Plenty of people have criticized Bob Dylan’s unfocused 1990 release Under the Red Sky. (Heck, we even called its lead song Dylan’s worst-ever moment.) Producer Don Was is here to explain what happened.
Was, at that time, was coming off the hit album What Up, Dog? with Was (Not Was), his band. Dylan, meanwhile, had made a long-hoped-for return-to-form with Oh Mercy in ’89.
The stars seemed to be aligned for a producer who had already worked his magic with the likes of Bonnie Raitt, Iggy Pop and the B-52′s. He put together a crack guest list including Elton John, Stevie Ray Vaughan, Slash, Randy Jackson (later of American Idol fame) and Kenny Aronoff, then with John Mellencamp.
But almost nothing went right — mainly, Was now says, because he was somewhat out of his league.
He says he argued with Dylan about the legendary singer-songwriter’s vision for the project, saying he wanted to return Dylan to the sound and feel of Highway 61 Revisited, the seminal mid-1960s album. Years later, Was had a chance to relive these disagreements, because an assistant engineer on the project actually recorded all of his conversations with Dylan — thinking Was would like to have them for posterity.
Instead, Was says he was simply appalled at his own inexperience and lack of vision.
“If I was Bob Dylan,” Was tells CBS Local, “I would have gone home and said, ‘Don’t ever bring that guy around me again!’”
Under the Red Sky would only reach No. 38 on the American charts, though the album made it to No. 13 in the UK. After enduring withering criticism, Dylan didn’t record again for seven years.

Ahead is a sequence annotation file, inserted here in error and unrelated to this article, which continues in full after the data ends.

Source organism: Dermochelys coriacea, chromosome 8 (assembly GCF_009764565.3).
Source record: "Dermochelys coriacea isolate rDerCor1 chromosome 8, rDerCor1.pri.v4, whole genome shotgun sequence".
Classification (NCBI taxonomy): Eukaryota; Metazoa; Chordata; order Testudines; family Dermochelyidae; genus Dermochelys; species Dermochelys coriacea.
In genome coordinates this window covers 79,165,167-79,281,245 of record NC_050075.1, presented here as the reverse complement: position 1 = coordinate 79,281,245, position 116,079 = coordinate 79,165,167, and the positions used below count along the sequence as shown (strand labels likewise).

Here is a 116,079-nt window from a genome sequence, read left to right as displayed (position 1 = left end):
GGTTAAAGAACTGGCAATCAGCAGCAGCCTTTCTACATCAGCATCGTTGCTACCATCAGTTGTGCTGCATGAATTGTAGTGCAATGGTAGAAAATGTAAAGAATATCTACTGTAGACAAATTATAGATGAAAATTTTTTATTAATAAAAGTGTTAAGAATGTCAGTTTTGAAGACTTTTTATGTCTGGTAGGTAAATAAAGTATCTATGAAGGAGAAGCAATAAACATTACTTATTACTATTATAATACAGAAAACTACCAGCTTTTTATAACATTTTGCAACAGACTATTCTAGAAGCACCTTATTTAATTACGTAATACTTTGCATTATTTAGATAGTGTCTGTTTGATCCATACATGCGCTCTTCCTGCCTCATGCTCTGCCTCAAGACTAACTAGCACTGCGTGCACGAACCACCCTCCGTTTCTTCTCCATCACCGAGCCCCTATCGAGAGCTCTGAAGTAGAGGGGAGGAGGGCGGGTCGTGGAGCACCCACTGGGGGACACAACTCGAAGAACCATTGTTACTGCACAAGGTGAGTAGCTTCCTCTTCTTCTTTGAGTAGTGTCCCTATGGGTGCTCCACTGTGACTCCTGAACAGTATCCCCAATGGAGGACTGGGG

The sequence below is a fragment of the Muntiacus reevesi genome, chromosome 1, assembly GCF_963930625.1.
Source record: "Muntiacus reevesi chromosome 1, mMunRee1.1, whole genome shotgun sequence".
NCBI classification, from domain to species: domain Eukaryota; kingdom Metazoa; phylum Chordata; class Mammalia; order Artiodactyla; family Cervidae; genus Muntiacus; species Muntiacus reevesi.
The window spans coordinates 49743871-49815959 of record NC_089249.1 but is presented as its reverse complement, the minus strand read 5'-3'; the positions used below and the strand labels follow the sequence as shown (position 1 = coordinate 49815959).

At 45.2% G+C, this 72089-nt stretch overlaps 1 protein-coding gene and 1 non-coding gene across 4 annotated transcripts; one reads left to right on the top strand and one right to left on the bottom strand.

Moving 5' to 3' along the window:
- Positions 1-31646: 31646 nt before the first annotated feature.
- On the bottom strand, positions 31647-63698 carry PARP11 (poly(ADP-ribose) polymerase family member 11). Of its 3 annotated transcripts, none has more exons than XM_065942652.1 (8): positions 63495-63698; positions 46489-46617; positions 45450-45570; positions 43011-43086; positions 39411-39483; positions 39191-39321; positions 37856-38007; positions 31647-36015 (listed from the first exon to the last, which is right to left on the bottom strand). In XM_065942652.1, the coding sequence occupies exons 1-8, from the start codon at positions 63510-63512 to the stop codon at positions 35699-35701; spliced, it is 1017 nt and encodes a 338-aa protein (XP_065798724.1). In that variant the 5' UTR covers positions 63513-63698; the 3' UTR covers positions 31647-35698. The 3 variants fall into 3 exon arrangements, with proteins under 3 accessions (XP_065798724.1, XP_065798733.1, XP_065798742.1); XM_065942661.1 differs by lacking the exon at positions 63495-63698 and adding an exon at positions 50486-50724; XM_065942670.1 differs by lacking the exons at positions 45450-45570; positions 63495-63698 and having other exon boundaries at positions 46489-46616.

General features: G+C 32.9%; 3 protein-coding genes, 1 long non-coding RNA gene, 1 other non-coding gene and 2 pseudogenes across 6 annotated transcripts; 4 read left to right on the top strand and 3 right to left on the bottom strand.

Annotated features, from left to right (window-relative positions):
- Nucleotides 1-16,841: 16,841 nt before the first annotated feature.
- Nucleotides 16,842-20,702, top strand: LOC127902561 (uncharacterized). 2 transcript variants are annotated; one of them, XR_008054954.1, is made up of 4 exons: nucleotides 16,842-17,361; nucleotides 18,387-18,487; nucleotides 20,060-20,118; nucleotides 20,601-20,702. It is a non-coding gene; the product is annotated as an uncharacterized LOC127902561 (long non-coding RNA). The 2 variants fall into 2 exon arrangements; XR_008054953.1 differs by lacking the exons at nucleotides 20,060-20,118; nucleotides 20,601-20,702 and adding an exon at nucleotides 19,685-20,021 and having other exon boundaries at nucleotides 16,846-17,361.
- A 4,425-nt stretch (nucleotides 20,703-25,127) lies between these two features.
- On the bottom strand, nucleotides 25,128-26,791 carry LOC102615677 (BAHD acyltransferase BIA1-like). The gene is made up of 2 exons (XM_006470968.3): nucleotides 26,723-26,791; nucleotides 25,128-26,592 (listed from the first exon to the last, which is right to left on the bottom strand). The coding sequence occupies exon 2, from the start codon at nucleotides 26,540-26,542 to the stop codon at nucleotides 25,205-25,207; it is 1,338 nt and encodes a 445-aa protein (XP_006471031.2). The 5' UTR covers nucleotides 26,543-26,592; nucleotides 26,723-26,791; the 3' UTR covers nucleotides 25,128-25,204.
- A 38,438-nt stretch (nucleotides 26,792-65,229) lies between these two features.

“I was maybe a little out of my league, experience-wise, when I did Under The Red Sky,” Was says. “I was thinking like a fan. ‘Man, I loved Highway 61, it’d be great if he did something else like Highway 61!’ So, I’m trying to get him back to something, and he’s trying to look forward and do something different. Which is what you’re supposed to do! You’re not supposed to just imitate yourself, you’re supposed to do something new, that challenges you.”
Was grew to appreciate how some of those musical intuitions played out on later albums, as Dylan turned more to roots music. “You can see he was trying not to be the 24-year old rock-and-roll guy,” Was tells CBS Local. “I can hear the roots of all that stuff in Under The Red Sky for the first time. Even the way he sings the songs, it’s a different approach to singing.”
Was has gone on to produce Glenn Frey, Ringo Starr, Bob Seger and the Rolling Stones — with whom has worked since Voodoo Lounge in 1994. Meanwhile, Dylan is now out with the critically lauded Tempest, which Was praises as his best since their 1990 collaboration.
Was says the lessons of that time still resonate with him: “It’s larger than producing records,” Was says. “Don’t be that way in life. Don’t keep repeating the same old things. Be present in each new moment; don’t rehash the past. So I don’t think I was of great service to Bob Dylan.”